She grew up listening to old K-pop, with her brother and dad being big fans of the genre. “And a lot of Studio Ghibli music, it’s so magical!” Choi adds. 

She credits her favourite composer as Revel: “Impressionism music is the dream pop of Classical music. When I was younger and listened to Clair de Lune for the first time, I thought ‘woah, it’s not boring! It’s so sparkly'.” 

Choi cutting stars and planets for the band's EP launch | Photo: Supplied

Her family migrated in the early 2000’s from South Korea, and she started school in New Zealand in Year 4. She grew up on the North Shore, attending Westlake Girls High School.

She’s careful of the perfectionist and ‘spartan’ work ethic in Korean culture. “For example, students go to class after school, because parents are at work doing more overtime”.

These stereotypes have filtered through to expectations of her as a musician. “They think I'm a piano whizz”. She remembers in high school, teachers would assume she practised piano for long hours, without actually getting to know her. “And there was a time in my teenage years where I’d just try to appeal to those stereotypes, to not stand out”. 

She found her upbringing comfortable. “I only really had Korean friends. So when I went to university to pursue music, I had to get out of my comfort zone.” This included re-learning to converse more in English.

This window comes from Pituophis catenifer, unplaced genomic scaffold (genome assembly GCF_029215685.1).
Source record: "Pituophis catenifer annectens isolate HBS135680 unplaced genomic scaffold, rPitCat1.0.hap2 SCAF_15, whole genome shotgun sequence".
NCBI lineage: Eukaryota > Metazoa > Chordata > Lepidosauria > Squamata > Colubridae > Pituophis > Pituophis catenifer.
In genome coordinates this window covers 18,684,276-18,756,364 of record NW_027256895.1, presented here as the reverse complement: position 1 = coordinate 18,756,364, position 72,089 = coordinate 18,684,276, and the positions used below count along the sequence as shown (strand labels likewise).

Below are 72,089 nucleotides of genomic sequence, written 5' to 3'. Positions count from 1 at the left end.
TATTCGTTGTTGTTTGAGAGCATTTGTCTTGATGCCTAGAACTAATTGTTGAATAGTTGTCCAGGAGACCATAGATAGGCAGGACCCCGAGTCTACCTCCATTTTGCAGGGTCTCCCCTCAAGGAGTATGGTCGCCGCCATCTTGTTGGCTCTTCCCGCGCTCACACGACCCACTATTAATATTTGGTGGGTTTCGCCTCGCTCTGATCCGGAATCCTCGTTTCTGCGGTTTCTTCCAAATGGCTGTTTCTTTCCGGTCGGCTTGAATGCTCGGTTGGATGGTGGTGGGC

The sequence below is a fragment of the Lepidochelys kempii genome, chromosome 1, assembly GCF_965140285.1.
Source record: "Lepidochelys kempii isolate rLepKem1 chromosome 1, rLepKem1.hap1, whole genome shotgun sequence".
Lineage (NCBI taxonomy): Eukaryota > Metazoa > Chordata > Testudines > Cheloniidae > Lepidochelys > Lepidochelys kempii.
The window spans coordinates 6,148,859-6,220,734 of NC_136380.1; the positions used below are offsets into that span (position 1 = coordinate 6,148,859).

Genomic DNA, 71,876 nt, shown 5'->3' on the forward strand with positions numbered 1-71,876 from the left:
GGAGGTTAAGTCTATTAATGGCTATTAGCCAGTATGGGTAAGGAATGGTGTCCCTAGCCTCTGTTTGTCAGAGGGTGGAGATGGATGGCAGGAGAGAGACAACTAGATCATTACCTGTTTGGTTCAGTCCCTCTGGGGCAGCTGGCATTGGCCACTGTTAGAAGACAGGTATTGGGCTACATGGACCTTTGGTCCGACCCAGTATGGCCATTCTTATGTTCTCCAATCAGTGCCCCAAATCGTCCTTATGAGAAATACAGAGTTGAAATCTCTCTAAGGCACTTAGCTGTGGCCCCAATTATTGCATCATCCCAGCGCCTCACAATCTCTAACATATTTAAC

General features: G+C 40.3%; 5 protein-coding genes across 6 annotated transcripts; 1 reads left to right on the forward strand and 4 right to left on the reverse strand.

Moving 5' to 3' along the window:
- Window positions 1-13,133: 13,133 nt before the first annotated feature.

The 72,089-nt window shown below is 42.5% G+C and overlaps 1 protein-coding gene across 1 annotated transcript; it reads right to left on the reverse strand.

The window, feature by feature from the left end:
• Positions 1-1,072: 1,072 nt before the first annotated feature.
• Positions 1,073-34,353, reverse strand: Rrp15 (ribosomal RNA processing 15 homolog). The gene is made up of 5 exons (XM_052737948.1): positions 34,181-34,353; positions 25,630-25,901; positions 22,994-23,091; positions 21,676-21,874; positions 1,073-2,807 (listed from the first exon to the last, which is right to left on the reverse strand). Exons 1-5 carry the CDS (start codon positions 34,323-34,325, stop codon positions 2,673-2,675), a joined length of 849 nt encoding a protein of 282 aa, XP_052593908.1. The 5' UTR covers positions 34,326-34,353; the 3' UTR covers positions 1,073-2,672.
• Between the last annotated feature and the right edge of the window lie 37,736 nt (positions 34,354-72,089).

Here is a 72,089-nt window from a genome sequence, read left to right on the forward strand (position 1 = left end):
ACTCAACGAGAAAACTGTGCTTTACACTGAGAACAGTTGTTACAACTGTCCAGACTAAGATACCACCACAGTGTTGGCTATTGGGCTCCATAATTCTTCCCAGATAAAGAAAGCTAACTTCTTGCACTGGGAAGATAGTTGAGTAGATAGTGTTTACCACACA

Working between the two languages has been one of the biggest challenges Choi’s found in lyric writing. “I’d rather write 10 more instrumental parts than do one song’s worth of lyrics”, she laughs. In part, she says, because she can’t always grasp what flows naturally. 

“I think it’s because I grew up reading Korean books and Korean lyrics, while English lyrics always just sounded like syllables.” 

She still finds it much easier to read Korean texts, and has started to write more Korean lyrics into her newer songs.

While her parents are now supportive of her career path, Choi says it’s been a tough process. They only stopped pressuring her to become a teacher when she proved she could earn a living. 

“It was hard for me. I’m the youngest, so I was the golden child. The sweet, nice and polite one. It was hard speaking out to them,  [saying] I won’t meet their expectations.” 

She says it was heartbreaking when didn’t take her seriously, even though her dad was a musician too. “He could have become pretty big. He has an amazing voice and ability to harmonise.” Choi’s father loves music, it’s where she gets her material from, but she says he had to give it up because it was difficult in his generation.

The dynamic between parents and children in Asian cultures can be particularly challenging, especially around obedience and obligation.

“Even Korean parents who are the supportive ambitious kind, will often push their children to go overseas for music. They think New Zealand is this really small country. But the [music] scene is so warm. So many people helped us with our band.” 

As they laugh, stringing together cardboard planets,  it’s pretty clear they radiate that same warmth. 

Though their first headliner show may just be a little while longer, hopefully the digital space will keep Phoebe Rings warm till then. 

Listen to Phoebe Rings Bandcamp here.

- Asia Media Centre